Military source: Battered village not a target
WASHINGTON (CNN) -- Military officials don't know yet if aerial attacks were responsible for an estimated 200 deaths last week in a small village in east-central Afghanistan, sources said Sunday.
Analysts are assessing what happened in Koram, a small village about 60 miles west of Jalalabad, a military source told CNN. The Taliban, Afghanistan's ruling organization, claimed U.S.-British air strikes killed some 200 people -- half village's population.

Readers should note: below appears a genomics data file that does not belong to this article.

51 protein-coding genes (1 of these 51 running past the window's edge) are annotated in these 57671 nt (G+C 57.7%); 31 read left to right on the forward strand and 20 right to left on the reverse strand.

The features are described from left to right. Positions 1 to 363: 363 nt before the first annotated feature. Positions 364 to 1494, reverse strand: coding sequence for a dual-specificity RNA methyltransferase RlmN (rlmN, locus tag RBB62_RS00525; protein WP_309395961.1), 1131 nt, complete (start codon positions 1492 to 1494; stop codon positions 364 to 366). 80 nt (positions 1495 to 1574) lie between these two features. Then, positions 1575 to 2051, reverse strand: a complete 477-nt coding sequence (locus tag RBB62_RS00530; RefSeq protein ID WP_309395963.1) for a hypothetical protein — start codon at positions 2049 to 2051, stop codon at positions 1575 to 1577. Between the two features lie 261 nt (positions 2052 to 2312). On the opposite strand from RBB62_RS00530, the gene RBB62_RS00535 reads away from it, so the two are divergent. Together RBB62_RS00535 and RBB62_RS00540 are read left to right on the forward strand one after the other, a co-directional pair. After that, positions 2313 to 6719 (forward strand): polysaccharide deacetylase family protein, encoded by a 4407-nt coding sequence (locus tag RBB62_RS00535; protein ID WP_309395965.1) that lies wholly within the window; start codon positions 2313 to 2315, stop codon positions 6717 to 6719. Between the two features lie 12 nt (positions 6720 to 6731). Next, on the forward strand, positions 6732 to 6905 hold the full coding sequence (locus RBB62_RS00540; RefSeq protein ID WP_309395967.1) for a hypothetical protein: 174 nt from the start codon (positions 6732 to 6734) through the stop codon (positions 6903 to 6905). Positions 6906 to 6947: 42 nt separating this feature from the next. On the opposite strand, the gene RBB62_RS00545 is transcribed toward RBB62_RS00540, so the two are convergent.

According to initial assessments, "the village was not on our target list," the source said.
Trying to figure out what happened in Koram last Thursday won't be easy, according to a Pentagon official who spoke on condition of anonymity.
First, officials must determine whether Koram was a target on a "tasking order" in the aerial assaults, meaning that investigators will have to check with different allied forces -- the Air Force, Navy and British forces, among others -- to learn if it was slated for aerial assaults.
Or, said the source, investigators may have to look to Taliban for an explanation. Koram may have been hit by a Taliban surface-to-air missile that went astray.
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